Supreme Court rules for the employer

The Supreme Court decision in Tillman means that employers can now have far greater confidence in non-compete clauses as being an effective way to protect their interests.

 A recent UK Supreme Court judgment has greatly strengthened employers’ ability to enforce contractual clauses restricting employees from leaving to work with competitors. Such restrictive covenants are often referred to as non-compete clauses. These can be vital to prevent key staff from damaging a business after they leave

It is widely believed amongst employers that non-compete clauses are not worth the paper they are written on. However, the Supreme Court’s ruling in Tillman v Egon Zehnder Limited [2019] UKSC 32, confirms that non-complete clauses will generally be upheld, if there is genuine business interest to protect, and they are drafted reasonably, and not too broadly.

In Ms Tillman’s case, the contested non-compete clause stated that she must not “directly or indirectly engage or be concerned or interested in any business carried on in competition with any of the businesses of the Company or any Group Company”.  Ms Tillman’s employment ended in January 2017. She then told her former employer that she would start work with a competitor. Ms Tillman said that she would not comply with the non-compete clause, as she regarded it as void, as an unreasonable restraint of trade.

Ms Tillman’s employer then applied for an interim injunction to restrain Ms Tillman’s from working with her new employer. The initial decision to grant the injunction was overruled by the Court of Appeal and the case was ultimately appealed to the Supreme Court. In Tillman, the Supreme Court found that the words “interested in” made the non-compete clause too broad. However, instead of striking down the entire clause, the court ultimately held that the offending words could be severed, without rendering the entire non-compete clause void.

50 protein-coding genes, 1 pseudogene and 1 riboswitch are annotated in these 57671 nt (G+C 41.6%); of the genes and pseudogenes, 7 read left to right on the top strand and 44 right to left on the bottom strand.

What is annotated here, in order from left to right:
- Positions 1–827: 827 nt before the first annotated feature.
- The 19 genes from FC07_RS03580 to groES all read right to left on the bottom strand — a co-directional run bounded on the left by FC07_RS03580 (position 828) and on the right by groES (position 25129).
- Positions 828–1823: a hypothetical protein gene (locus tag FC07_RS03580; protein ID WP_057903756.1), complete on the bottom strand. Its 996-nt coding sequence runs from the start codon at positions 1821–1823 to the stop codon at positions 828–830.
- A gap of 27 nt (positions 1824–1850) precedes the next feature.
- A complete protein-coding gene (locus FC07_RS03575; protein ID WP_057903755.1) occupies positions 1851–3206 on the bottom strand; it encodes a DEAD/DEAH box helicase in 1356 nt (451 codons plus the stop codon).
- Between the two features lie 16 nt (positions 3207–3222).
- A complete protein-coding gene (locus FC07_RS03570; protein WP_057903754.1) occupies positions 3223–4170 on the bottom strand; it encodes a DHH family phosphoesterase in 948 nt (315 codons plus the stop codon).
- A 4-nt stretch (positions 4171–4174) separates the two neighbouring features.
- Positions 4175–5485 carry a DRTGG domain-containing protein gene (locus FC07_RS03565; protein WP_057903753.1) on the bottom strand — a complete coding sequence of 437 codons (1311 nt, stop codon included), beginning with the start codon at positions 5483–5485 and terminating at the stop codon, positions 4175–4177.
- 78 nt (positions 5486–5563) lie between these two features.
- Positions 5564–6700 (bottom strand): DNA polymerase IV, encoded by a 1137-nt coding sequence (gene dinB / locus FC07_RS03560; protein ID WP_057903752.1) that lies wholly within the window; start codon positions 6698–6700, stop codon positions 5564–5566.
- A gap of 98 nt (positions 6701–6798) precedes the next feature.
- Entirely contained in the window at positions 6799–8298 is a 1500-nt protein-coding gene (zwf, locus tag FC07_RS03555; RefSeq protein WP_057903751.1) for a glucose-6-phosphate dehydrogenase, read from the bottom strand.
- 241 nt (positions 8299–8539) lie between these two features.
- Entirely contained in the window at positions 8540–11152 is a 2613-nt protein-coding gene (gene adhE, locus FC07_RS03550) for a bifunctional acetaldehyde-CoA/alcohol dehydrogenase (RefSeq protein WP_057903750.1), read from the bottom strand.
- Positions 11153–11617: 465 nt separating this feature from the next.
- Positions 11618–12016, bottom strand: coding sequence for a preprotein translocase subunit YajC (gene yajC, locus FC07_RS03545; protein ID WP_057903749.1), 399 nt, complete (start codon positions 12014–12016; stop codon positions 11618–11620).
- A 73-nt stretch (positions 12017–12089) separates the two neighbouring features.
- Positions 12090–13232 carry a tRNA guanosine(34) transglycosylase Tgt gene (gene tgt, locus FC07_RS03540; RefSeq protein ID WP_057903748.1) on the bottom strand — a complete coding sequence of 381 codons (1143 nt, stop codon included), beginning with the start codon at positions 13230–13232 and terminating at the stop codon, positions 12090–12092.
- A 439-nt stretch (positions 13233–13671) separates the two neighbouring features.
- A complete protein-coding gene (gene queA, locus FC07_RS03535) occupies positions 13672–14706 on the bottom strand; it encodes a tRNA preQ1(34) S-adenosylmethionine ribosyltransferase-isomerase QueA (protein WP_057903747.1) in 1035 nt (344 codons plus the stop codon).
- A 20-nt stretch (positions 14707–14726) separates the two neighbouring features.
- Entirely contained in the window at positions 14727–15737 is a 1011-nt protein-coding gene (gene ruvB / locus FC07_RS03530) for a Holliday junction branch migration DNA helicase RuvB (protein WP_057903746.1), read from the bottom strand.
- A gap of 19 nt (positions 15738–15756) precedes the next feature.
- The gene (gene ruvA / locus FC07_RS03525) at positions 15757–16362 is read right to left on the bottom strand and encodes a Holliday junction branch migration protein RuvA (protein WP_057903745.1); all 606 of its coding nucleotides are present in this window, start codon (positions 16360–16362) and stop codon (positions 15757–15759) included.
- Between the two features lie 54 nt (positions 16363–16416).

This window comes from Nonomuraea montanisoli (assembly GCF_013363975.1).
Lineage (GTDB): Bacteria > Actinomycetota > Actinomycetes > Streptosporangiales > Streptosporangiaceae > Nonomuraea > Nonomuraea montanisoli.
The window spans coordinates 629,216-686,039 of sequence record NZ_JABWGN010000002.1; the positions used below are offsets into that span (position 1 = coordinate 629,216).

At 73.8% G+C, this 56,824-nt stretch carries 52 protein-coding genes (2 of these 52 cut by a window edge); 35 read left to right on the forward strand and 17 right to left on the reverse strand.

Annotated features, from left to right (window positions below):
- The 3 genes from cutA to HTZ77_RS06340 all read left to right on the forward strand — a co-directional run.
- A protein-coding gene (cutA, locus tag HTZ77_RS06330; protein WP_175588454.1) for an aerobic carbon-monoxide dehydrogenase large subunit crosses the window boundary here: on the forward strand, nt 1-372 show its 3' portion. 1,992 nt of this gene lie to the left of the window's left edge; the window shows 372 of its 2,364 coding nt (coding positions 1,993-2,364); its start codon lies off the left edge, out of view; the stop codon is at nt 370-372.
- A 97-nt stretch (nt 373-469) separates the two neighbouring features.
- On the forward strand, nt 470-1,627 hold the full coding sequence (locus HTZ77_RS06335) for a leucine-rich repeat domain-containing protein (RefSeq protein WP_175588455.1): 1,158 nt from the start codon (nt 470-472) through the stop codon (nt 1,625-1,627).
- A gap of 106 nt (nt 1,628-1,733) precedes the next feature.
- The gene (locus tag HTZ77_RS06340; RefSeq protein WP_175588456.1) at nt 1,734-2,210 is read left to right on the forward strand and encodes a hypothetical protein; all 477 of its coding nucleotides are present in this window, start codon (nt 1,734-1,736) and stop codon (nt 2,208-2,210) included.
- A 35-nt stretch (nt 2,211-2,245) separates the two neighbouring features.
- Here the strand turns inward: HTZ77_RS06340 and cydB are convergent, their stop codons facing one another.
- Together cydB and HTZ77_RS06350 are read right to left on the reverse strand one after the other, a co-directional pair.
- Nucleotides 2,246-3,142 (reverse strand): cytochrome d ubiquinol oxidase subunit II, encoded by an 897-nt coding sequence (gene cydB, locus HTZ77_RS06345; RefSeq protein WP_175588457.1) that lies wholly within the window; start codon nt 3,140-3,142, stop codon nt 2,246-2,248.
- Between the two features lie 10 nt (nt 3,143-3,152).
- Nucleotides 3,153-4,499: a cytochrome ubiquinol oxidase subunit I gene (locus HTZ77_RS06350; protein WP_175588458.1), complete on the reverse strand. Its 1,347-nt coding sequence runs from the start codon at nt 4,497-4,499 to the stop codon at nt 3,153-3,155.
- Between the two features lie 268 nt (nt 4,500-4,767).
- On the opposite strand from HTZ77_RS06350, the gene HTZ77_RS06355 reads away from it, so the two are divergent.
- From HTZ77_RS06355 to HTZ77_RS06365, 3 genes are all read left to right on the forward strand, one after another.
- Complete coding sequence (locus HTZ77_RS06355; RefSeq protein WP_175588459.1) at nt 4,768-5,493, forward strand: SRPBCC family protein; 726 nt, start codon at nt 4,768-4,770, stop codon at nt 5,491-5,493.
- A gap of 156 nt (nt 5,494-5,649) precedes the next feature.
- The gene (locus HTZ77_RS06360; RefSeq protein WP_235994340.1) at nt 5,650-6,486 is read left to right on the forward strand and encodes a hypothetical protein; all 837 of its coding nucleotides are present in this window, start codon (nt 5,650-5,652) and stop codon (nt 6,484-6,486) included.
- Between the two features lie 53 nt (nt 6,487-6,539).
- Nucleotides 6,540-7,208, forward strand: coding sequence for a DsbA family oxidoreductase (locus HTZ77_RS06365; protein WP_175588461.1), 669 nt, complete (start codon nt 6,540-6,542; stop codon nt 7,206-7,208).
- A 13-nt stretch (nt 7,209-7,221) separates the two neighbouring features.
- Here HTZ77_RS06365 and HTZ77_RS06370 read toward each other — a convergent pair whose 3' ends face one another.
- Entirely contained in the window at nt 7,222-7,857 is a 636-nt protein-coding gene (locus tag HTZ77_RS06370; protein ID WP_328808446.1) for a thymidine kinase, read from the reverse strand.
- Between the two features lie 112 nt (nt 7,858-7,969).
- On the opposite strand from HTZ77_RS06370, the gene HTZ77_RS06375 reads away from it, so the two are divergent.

Lord Wilson’s judgment in Tillman set out the relevant case law in some detail, and noted that, “considerations of public policy drove the evolution of the doctrine under common law that post-employment restraints of trade were, unless reasonable, void”. The judgment went on to say that, “Early in the last century, however, a much more restrictive view was suddenly taken of the availability of severance in post-employment covenants. The reasons of public policy which drove a conclusion that, unless reasonable, they were void were adopted and expanded to suggest a further conclusion that, where parts of them were unreasonable, not even the reasonable parts should usually be enforced.”